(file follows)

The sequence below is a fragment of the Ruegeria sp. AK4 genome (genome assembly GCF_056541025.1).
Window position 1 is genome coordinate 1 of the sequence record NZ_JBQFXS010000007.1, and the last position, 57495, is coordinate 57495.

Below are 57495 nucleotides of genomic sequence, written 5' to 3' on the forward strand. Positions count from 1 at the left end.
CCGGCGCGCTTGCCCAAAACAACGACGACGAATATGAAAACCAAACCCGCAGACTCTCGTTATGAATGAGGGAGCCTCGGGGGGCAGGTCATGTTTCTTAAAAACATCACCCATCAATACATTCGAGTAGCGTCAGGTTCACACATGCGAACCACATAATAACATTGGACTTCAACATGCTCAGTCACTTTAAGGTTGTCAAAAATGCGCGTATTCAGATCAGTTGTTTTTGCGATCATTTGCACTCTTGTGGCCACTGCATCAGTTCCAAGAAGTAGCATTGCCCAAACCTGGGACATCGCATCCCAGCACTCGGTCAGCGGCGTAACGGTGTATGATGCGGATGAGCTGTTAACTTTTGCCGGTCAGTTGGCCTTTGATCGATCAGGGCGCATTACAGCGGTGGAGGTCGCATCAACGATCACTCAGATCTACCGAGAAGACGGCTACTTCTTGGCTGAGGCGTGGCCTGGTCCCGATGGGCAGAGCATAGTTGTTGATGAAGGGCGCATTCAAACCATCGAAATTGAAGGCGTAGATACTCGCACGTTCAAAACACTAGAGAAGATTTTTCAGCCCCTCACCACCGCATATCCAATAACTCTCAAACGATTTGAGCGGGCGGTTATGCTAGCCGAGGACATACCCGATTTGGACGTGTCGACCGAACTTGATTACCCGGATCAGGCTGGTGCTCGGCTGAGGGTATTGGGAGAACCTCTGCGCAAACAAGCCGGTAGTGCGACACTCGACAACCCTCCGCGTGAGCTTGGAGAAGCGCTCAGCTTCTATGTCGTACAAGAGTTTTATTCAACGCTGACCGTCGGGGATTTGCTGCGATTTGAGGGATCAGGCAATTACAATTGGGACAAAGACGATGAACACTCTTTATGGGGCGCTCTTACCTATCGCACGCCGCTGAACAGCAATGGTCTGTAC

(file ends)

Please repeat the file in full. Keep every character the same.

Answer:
The sequence below is a fragment of the Ruegeria sp. AK4 genome (genome assembly GCF_056541025.1).
Window position 1 is genome coordinate 1 of the sequence record NZ_JBQFXS010000007.1, and the last position, 57495, is coordinate 57495.

Below are 57495 nucleotides of genomic sequence, written 5' to 3' on the forward strand. Positions count from 1 at the left end.
CCGGCGCGCTTGCCCAAAACAACGACGACGAATATGAAAACCAAACCCGCAGACTCTCGTTATGAATGAGGGAGCCTCGGGGGGCAGGTCATGTTTCTTAAAAACATCACCCATCAATACATTCGAGTAGCGTCAGGTTCACACATGCGAACCACATAATAACATTGGACTTCAACATGCTCAGTCACTTTAAGGTTGTCAAAAATGCGCGTATTCAGATCAGTTGTTTTTGCGATCATTTGCACTCTTGTGGCCACTGCATCAGTTCCAAGAAGTAGCATTGCCCAAACCTGGGACATCGCATCCCAGCACTCGGTCAGCGGCGTAACGGTGTATGATGCGGATGAGCTGTTAACTTTTGCCGGTCAGTTGGCCTTTGATCGATCAGGGCGCATTACAGCGGTGGAGGTCGCATCAACGATCACTCAGATCTACCGAGAAGACGGCTACTTCTTGGCTGAGGCGTGGCCTGGTCCCGATGGGCAGAGCATAGTTGTTGATGAAGGGCGCATTCAAACCATCGAAATTGAAGGCGTAGATACTCGCACGTTCAAAACACTAGAGAAGATTTTTCAGCCCCTCACCACCGCATATCCAATAACTCTCAAACGATTTGAGCGGGCGGTTATGCTAGCCGAGGACATACCCGATTTGGACGTGTCGACCGAACTTGATTACCCGGATCAGGCTGGTGCTCGGCTGAGGGTATTGGGAGAACCTCTGCGCAAACAAGCCGGTAGTGCGACACTCGACAACCCTCCGCGTGAGCTTGGAGAAGCGCTCAGCTTCTATGTCGTACAAGAGTTTTATTCAACGCTGACCGTCGGGGATTTGCTGCGATTTGAGGGATCAGGCAATTACAATTGGGACAAAGACGATGAACACTCTTTATGGGGCGCTCTTACCTATCGCACGCCGCTGAACAGCAATGGTCTGTAC